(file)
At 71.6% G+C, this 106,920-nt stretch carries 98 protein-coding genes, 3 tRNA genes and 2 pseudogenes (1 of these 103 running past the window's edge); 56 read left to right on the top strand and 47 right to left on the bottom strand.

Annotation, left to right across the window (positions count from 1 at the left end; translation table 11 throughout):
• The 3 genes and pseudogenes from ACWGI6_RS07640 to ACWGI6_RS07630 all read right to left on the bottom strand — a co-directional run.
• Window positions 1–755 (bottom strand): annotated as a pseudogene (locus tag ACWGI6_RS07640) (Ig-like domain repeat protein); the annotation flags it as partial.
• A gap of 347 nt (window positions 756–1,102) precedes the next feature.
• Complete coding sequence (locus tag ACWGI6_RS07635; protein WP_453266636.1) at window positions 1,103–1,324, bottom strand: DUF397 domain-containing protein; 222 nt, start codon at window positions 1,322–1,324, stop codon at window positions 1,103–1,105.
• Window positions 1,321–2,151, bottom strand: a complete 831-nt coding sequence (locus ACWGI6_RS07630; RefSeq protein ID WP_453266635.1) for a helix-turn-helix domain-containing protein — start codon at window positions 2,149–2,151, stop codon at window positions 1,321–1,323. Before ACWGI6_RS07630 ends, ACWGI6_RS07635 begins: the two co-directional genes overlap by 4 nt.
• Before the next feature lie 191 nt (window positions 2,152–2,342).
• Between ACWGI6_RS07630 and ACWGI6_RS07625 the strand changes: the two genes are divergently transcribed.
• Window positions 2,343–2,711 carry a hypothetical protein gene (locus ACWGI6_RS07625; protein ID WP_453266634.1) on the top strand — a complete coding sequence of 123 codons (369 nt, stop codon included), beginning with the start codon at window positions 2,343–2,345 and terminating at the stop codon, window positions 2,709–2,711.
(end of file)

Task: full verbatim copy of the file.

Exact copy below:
At 71.6% G+C, this 106,920-nt stretch carries 98 protein-coding genes, 3 tRNA genes and 2 pseudogenes (1 of these 103 running past the window's edge); 56 read left to right on the top strand and 47 right to left on the bottom strand.

Annotation, left to right across the window (positions count from 1 at the left end; translation table 11 throughout):
• The 3 genes and pseudogenes from ACWGI6_RS07640 to ACWGI6_RS07630 all read right to left on the bottom strand — a co-directional run.
• Window positions 1–755 (bottom strand): annotated as a pseudogene (locus tag ACWGI6_RS07640) (Ig-like domain repeat protein); the annotation flags it as partial.
• A gap of 347 nt (window positions 756–1,102) precedes the next feature.
• Complete coding sequence (locus tag ACWGI6_RS07635; protein WP_453266636.1) at window positions 1,103–1,324, bottom strand: DUF397 domain-containing protein; 222 nt, start codon at window positions 1,322–1,324, stop codon at window positions 1,103–1,105.
• Window positions 1,321–2,151, bottom strand: a complete 831-nt coding sequence (locus ACWGI6_RS07630; RefSeq protein ID WP_453266635.1) for a helix-turn-helix domain-containing protein — start codon at window positions 2,149–2,151, stop codon at window positions 1,321–1,323. Before ACWGI6_RS07630 ends, ACWGI6_RS07635 begins: the two co-directional genes overlap by 4 nt.
• Before the next feature lie 191 nt (window positions 2,152–2,342).
• Between ACWGI6_RS07630 and ACWGI6_RS07625 the strand changes: the two genes are divergently transcribed.
• Window positions 2,343–2,711 carry a hypothetical protein gene (locus ACWGI6_RS07625; protein ID WP_453266634.1) on the top strand — a complete coding sequence of 123 codons (369 nt, stop codon included), beginning with the start codon at window positions 2,343–2,345 and terminating at the stop codon, window positions 2,709–2,711.